Sand Patch Grade is probably the most “pure” feeling of the three scenarios, as it requires far more patience and understanding of Train Sim World 2’s mechanics. Not only are these missions more slower-paced, but they also feel more hands-on. What particularly made me realize this was when I started playing the first true mission after the initial tutorials. I was handed the controls of a locomotive I had just spent several minutes getting acquainted with, and the task was simple—pull out of the depot, go to the yard and start shunting some cars.
Would you believe I spent nearly a half-hour doing nothing? For the life of me, I couldn’t get the loco to start moving. Engines on, brakes released, reverser forward, throttle turned up…what am I missing? One. Little. Button. All it took was me not pressing one little button for me to spend several minutes thinking Train Sim World 2 had a serious bug. The Generator Field switch was not activated, which made no power transfer to the train, thus causing it not to respond. A checklist system a-la Microsoft Flight Simulator would be great here, for this reason alone.
Rolling and clanking under London
The London Underground Bakerloo Line has its own set of passenger train missions, though it’s a different vibe than its German counterpart. For starters, as the name suggests, you’ll spend a lot of time crawling through the tunnels that run underneath the city of London, occasionally rising to the surface to view little pockets of the beautiful British town.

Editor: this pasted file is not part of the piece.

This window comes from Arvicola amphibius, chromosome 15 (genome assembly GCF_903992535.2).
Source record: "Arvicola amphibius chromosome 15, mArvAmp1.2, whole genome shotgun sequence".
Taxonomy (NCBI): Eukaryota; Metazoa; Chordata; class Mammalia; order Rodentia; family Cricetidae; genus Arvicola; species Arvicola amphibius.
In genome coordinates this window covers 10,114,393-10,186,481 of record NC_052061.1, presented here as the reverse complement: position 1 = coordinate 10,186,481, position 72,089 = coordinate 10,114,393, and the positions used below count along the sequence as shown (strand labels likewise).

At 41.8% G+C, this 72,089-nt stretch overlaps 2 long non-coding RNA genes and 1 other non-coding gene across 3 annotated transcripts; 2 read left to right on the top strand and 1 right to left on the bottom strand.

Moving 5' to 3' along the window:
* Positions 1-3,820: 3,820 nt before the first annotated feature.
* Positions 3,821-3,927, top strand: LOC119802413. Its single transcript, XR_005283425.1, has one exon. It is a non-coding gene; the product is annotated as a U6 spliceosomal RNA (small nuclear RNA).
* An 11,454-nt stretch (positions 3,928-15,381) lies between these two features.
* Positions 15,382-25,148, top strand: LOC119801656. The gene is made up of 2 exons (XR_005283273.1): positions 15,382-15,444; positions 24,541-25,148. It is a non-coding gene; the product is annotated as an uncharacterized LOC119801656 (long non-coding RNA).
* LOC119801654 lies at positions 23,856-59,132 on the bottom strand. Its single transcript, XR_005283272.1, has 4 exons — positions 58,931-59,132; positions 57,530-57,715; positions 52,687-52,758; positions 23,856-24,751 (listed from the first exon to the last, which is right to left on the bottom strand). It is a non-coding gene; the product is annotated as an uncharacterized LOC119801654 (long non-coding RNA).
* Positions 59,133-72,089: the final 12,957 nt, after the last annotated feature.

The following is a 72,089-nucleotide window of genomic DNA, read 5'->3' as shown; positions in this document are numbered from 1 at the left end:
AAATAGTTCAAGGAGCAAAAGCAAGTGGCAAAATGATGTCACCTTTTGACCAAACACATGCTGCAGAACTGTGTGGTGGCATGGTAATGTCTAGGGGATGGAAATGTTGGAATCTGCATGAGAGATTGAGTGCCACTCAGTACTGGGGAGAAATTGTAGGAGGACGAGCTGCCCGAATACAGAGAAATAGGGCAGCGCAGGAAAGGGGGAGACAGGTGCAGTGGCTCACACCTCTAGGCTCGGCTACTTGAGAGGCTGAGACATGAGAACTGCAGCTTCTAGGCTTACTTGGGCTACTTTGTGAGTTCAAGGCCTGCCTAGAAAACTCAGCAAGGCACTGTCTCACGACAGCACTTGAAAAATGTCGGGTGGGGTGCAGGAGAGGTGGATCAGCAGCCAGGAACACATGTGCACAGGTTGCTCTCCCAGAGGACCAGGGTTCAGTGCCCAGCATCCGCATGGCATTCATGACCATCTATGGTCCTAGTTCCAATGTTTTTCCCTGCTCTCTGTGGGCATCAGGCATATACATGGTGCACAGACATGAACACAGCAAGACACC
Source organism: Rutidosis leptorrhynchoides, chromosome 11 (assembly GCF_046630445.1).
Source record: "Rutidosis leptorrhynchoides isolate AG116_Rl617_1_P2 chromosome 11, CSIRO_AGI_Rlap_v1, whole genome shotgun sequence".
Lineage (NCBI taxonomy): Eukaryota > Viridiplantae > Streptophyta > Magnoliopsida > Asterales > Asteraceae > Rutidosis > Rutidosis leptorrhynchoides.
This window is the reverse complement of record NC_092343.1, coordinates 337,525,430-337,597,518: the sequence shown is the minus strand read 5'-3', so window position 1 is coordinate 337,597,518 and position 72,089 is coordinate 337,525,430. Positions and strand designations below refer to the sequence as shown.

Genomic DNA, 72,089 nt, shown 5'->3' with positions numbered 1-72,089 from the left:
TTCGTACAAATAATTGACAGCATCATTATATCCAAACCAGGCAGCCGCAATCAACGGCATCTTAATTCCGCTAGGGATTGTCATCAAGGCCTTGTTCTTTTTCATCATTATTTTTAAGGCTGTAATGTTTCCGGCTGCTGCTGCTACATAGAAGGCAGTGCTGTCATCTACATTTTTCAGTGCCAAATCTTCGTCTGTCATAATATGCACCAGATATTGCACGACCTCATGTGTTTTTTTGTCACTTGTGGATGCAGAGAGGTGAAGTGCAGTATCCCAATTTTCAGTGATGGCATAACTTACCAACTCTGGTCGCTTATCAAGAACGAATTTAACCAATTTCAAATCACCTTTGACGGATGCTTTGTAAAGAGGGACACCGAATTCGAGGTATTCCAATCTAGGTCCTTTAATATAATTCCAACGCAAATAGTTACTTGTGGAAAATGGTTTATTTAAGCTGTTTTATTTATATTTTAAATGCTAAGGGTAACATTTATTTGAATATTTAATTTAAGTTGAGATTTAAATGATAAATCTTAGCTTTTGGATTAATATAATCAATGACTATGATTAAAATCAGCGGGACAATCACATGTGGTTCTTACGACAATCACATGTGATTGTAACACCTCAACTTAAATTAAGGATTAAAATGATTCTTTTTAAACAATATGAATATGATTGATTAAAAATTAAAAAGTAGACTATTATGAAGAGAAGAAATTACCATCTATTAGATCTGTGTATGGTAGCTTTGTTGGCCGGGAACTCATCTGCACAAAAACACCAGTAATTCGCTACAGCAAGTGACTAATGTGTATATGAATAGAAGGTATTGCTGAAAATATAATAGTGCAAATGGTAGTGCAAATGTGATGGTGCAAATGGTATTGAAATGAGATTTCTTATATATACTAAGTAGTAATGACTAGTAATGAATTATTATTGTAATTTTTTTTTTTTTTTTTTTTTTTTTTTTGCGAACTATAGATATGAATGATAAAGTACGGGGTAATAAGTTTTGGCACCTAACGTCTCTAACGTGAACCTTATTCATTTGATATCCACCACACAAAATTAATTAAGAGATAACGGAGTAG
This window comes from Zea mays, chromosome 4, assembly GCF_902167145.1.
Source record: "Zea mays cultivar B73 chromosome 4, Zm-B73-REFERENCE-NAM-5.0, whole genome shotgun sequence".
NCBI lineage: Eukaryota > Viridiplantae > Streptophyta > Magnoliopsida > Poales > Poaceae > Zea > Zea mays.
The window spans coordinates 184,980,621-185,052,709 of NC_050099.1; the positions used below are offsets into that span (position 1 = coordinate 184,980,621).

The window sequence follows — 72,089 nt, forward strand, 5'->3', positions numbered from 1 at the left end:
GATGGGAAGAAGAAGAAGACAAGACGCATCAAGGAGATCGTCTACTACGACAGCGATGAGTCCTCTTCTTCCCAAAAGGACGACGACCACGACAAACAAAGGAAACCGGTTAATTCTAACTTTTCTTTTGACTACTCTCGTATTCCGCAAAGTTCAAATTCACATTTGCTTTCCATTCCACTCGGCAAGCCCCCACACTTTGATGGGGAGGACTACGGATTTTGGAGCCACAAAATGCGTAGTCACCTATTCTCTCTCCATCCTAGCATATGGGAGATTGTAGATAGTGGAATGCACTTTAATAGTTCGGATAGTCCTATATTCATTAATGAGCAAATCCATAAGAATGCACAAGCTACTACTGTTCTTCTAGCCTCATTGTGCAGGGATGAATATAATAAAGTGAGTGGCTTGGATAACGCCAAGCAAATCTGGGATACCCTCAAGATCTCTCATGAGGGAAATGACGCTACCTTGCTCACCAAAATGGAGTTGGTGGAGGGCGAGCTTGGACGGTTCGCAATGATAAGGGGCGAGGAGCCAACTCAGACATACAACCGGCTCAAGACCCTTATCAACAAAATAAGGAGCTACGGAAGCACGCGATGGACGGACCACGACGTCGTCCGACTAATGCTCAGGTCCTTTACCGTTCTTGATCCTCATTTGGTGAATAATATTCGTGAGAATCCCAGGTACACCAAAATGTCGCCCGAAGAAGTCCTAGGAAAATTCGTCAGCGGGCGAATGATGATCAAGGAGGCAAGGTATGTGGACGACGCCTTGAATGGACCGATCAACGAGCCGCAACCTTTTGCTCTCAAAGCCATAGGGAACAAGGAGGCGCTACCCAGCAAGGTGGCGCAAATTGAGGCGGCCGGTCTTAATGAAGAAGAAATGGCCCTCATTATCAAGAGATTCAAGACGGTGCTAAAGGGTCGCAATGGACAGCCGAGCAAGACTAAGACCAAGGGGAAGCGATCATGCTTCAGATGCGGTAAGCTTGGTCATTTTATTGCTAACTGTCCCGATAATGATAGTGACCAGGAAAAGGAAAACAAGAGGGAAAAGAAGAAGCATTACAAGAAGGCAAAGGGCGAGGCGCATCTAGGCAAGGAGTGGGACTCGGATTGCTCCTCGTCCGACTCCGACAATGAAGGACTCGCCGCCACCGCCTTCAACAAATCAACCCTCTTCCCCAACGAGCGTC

The trains that run this line are far older (literally coming out of the 70s) and slower than in the German campaign. Even so, the pace is still quicker than that of Sand Patch Grade. This leaves the London Underground missions feeling like a middle ground between the other two lines. The locomotives here are relatively simple to operate, and the whole process is a lot less intimidating now that you’re not hurtling down the track at 200MPH.
It’s interesting how the retro theme of the train is preserved so well here in the sim. The pastel-colored palette of the interior, angular design and simple controls scream that this is indeed a beast from 40 years ago. Nonetheless, it’s still cool to operate, especially considering that so much time is spent below ground. Your lights definitely become your best friends here.
Taking on the world of Train Sim World 2
Train Sim World 2 has a lot going for it in basically every area. Aside from the engaging gameplay, the visuals are also really nice. Environments are well detailed with little touches like moving vehicles, textures are mostly sharp, and the train models are really slick, both inside and out. The constant shuffling of passengers is also a nice touch, and their models (though repetitive), still look nice.
The voice acting is also really nice, and it’s a joy to listen to the different instructors as they guide you through various tasks. The little tooltips that appear for every interactable object is also a nice touch, which goes back to the point I made before about this sim being both inviting and complex at the same time. Whether you’re an enthusiast or just a curious beginner, you’re bound to get some enjoyment out of Train Sim World’s wealth of long-form scenarios.
While the flood of DLC is the one thing in your way of having a hugely expansive experience, the core simulator itself is still well built. It charges past simulators of the past and sets a great precedent for the future. You can purchase the game on Steam for $29.99 USD or on the Microsoft Store for $25.49 USD.